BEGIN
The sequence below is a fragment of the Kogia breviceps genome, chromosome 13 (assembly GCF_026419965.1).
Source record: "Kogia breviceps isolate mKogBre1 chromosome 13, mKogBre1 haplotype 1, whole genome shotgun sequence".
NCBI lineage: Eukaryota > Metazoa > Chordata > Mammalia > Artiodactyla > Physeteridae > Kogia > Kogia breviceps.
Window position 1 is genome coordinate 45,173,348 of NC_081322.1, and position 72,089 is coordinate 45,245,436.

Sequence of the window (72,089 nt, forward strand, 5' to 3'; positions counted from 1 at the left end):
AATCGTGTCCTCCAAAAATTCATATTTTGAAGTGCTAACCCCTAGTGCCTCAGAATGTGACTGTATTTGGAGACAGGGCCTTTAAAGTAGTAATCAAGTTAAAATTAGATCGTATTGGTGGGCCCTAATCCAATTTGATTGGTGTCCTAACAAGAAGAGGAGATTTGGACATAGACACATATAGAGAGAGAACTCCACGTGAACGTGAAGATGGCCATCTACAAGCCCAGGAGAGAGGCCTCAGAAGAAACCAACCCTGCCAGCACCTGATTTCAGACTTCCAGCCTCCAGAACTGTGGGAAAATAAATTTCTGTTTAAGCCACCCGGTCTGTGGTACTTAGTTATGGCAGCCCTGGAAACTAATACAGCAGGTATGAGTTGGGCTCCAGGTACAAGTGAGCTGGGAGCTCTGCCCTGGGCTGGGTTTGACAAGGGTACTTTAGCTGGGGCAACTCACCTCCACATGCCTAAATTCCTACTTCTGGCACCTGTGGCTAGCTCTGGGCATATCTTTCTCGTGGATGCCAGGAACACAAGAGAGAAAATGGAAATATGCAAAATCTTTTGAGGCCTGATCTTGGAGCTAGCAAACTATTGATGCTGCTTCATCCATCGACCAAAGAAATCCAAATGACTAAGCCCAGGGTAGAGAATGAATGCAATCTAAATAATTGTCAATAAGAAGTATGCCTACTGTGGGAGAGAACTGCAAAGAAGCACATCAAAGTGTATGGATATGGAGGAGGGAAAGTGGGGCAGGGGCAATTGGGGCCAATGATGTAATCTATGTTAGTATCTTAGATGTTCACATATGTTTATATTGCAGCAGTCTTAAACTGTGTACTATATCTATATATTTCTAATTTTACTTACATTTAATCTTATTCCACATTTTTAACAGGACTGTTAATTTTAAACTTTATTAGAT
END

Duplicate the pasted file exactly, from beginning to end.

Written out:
The sequence below is a fragment of the Kogia breviceps genome, chromosome 13 (assembly GCF_026419965.1).
Source record: "Kogia breviceps isolate mKogBre1 chromosome 13, mKogBre1 haplotype 1, whole genome shotgun sequence".
NCBI lineage: Eukaryota > Metazoa > Chordata > Mammalia > Artiodactyla > Physeteridae > Kogia > Kogia breviceps.
Window position 1 is genome coordinate 45,173,348 of NC_081322.1, and position 72,089 is coordinate 45,245,436.

Sequence of the window (72,089 nt, forward strand, 5' to 3'; positions counted from 1 at the left end):
AATCGTGTCCTCCAAAAATTCATATTTTGAAGTGCTAACCCCTAGTGCCTCAGAATGTGACTGTATTTGGAGACAGGGCCTTTAAAGTAGTAATCAAGTTAAAATTAGATCGTATTGGTGGGCCCTAATCCAATTTGATTGGTGTCCTAACAAGAAGAGGAGATTTGGACATAGACACATATAGAGAGAGAACTCCACGTGAACGTGAAGATGGCCATCTACAAGCCCAGGAGAGAGGCCTCAGAAGAAACCAACCCTGCCAGCACCTGATTTCAGACTTCCAGCCTCCAGAACTGTGGGAAAATAAATTTCTGTTTAAGCCACCCGGTCTGTGGTACTTAGTTATGGCAGCCCTGGAAACTAATACAGCAGGTATGAGTTGGGCTCCAGGTACAAGTGAGCTGGGAGCTCTGCCCTGGGCTGGGTTTGACAAGGGTACTTTAGCTGGGGCAACTCACCTCCACATGCCTAAATTCCTACTTCTGGCACCTGTGGCTAGCTCTGGGCATATCTTTCTCGTGGATGCCAGGAACACAAGAGAGAAAATGGAAATATGCAAAATCTTTTGAGGCCTGATCTTGGAGCTAGCAAACTATTGATGCTGCTTCATCCATCGACCAAAGAAATCCAAATGACTAAGCCCAGGGTAGAGAATGAATGCAATCTAAATAATTGTCAATAAGAAGTATGCCTACTGTGGGAGAGAACTGCAAAGAAGCACATCAAAGTGTATGGATATGGAGGAGGGAAAGTGGGGCAGGGGCAATTGGGGCCAATGATGTAATCTATGTTAGTATCTTAGATGTTCACATATGTTTATATTGCAGCAGTCTTAAACTGTGTACTATATCTATATATTTCTAATTTTACTTACATTTAATCTTATTCCACATTTTTAACAGGACTGTTAATTTTAAACTTTATTAGAT